Alert: This exhibit is scheduled to close on 11/21/06.
Root Division’s warehouse-like exhibition space has been given over to a show of videos by 15 artists. The curator, Pablo Guardiola, calls it “More or Less 3,480 Seconds.” Because the monitors are spread around, and each has a handy volume control on front, a visitor can control the babel in order to focus on individual pieces. There is much to enjoy.
Making photos of video screens is a fool’s errand, but I have included several attempts in the spirit of better-than-nothing. I have also been able to borrow 4 good stills from the curator (including the image at the top).
In James Tantum's video “My Memory Test,” he writes an 8-digit number on a piece of paper, sticks the paper on the wall behind him, and then proceeds in accelerated motion to eat and read, glancing at his watch periodically. (See photos below.) Finally he pulls out another piece of paper, writes the number from memory and shows it to the camera (photo at top). This finale is better than perfection would have been.
A video by Englebert Holder gives a new twist to arm-wrestling. Men and women, adults and children—even a baby—are defeated in quick encounters with The Arm. (Photos below.) Everyone smiles except the dazed baby.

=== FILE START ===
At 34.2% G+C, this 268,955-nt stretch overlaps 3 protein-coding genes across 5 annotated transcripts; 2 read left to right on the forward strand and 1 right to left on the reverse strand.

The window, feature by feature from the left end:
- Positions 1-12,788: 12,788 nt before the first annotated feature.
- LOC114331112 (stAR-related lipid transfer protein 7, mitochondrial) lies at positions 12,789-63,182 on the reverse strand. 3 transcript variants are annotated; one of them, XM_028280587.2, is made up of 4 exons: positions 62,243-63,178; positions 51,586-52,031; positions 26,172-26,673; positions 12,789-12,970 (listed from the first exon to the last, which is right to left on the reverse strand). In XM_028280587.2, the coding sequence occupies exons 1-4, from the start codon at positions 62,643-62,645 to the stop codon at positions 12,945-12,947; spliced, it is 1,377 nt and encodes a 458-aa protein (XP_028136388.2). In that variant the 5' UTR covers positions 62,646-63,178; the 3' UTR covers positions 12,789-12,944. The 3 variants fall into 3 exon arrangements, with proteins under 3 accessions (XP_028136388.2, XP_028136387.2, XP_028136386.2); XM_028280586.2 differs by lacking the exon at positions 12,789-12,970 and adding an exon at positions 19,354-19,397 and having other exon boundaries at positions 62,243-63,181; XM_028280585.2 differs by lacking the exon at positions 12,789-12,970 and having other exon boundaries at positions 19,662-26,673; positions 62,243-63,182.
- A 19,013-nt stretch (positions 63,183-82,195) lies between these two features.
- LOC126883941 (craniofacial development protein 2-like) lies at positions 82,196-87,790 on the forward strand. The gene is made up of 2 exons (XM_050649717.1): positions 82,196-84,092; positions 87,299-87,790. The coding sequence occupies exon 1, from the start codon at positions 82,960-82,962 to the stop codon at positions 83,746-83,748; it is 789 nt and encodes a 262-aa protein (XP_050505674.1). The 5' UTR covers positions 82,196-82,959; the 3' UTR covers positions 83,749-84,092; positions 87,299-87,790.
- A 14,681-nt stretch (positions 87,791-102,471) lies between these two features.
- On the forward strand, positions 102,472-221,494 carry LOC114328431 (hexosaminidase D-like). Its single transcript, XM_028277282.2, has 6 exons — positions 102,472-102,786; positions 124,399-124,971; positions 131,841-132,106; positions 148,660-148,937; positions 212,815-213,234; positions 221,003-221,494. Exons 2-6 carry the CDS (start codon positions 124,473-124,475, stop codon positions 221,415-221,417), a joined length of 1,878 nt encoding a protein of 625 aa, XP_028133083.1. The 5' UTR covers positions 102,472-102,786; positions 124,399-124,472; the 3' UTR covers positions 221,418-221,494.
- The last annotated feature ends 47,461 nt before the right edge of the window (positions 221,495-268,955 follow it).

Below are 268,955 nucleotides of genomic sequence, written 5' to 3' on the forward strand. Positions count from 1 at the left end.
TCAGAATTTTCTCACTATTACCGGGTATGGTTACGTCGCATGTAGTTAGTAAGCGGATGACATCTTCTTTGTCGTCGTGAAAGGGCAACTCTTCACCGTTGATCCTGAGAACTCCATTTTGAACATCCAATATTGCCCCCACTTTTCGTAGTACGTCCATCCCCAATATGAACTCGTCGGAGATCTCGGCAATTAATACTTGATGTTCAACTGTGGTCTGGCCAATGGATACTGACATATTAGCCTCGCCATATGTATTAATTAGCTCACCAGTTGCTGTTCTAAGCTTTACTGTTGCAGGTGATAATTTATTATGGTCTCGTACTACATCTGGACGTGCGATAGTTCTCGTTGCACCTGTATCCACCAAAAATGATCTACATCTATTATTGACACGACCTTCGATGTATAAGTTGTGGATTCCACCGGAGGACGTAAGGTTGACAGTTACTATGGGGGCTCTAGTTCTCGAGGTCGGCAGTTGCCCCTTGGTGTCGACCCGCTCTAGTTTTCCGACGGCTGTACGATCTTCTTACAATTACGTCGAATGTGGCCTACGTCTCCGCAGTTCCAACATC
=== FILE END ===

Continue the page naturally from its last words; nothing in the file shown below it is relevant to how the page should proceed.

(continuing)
In “So Goes the Nation,” Roger Ngim offers a montage of clips from old informational films, backed by a romantic score (Tchaikovsky). The clips look like they could have been produced by the Department of Commerce in the 1950s. Samples are shown below.
Some pieces use simple ideas to good effect. In “From Here to Eternity” by Paul Zografakis, a guy walks toward the camera until the image on his T-shirt—a nebula— fills the screen. (See two shots below.)
In another simple work (untitled), Brian Wasson turns his camera on a household space that has a pendulum clock in the background. The camera moves back and forth slightly, following the pendulum. You’ll laugh, I guarantee it.
Carlos Ruiz-Valarino’s “Hosts and Guests” uses sophisticated techniques to create a mystery. You see people gathering along a horizon line under a big sky as daylight fades. They could be arriving at a vantage point for watching an eclipse. As each group arrives, they are freeze-framed while new arrivals move across the terrain. One by one, select individuals are highlighted by a white circle that tracks their arrival across the screen. (Detail photo below.) There is a soundtrack that sounds like distant screaming and yelling.
Another inclusion is a reprise of Tim Sullivan’s “Magic Carpet,” already seen in other local shows. Sullivan and a companion appear to fly over San Francisco in a comically unsteady cart that looks like Santa’s sled.
Finally, for lovers of abject art, there is a sequence of cheesy puppet videos by Haden Nichols, full of smart-ass dialogue. This could be outtake art (photo below).